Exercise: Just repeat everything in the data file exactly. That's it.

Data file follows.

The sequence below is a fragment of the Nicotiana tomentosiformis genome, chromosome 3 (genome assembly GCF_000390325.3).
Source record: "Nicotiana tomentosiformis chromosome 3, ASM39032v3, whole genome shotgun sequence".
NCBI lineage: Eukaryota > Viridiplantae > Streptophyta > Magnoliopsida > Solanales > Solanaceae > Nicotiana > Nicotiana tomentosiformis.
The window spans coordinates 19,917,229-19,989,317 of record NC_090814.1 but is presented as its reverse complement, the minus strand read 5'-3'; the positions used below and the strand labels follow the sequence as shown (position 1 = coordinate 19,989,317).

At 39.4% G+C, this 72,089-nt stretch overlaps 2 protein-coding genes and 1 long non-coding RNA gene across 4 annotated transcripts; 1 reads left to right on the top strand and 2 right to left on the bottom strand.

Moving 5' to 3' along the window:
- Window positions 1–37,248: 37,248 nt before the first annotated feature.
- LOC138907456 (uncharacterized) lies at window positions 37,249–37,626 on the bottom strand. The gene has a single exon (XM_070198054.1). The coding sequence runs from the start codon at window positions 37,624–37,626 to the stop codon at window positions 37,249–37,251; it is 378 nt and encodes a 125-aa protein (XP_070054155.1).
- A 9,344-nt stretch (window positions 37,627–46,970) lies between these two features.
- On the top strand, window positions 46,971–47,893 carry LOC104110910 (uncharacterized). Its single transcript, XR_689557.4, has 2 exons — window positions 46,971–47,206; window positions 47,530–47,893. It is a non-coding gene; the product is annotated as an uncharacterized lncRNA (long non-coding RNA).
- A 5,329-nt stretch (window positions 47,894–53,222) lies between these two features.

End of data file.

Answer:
The sequence below is a fragment of the Nicotiana tomentosiformis genome, chromosome 3 (genome assembly GCF_000390325.3).
Source record: "Nicotiana tomentosiformis chromosome 3, ASM39032v3, whole genome shotgun sequence".
NCBI lineage: Eukaryota > Viridiplantae > Streptophyta > Magnoliopsida > Solanales > Solanaceae > Nicotiana > Nicotiana tomentosiformis.
The window spans coordinates 19,917,229-19,989,317 of record NC_090814.1 but is presented as its reverse complement, the minus strand read 5'-3'; the positions used below and the strand labels follow the sequence as shown (position 1 = coordinate 19,989,317).

At 39.4% G+C, this 72,089-nt stretch overlaps 2 protein-coding genes and 1 long non-coding RNA gene across 4 annotated transcripts; 1 reads left to right on the top strand and 2 right to left on the bottom strand.

Moving 5' to 3' along the window:
- Window positions 1–37,248: 37,248 nt before the first annotated feature.
- LOC138907456 (uncharacterized) lies at window positions 37,249–37,626 on the bottom strand. The gene has a single exon (XM_070198054.1). The coding sequence runs from the start codon at window positions 37,624–37,626 to the stop codon at window positions 37,249–37,251; it is 378 nt and encodes a 125-aa protein (XP_070054155.1).
- A 9,344-nt stretch (window positions 37,627–46,970) lies between these two features.
- On the top strand, window positions 46,971–47,893 carry LOC104110910 (uncharacterized). Its single transcript, XR_689557.4, has 2 exons — window positions 46,971–47,206; window positions 47,530–47,893. It is a non-coding gene; the product is annotated as an uncharacterized lncRNA (long non-coding RNA).
- A 5,329-nt stretch (window positions 47,894–53,222) lies between these two features.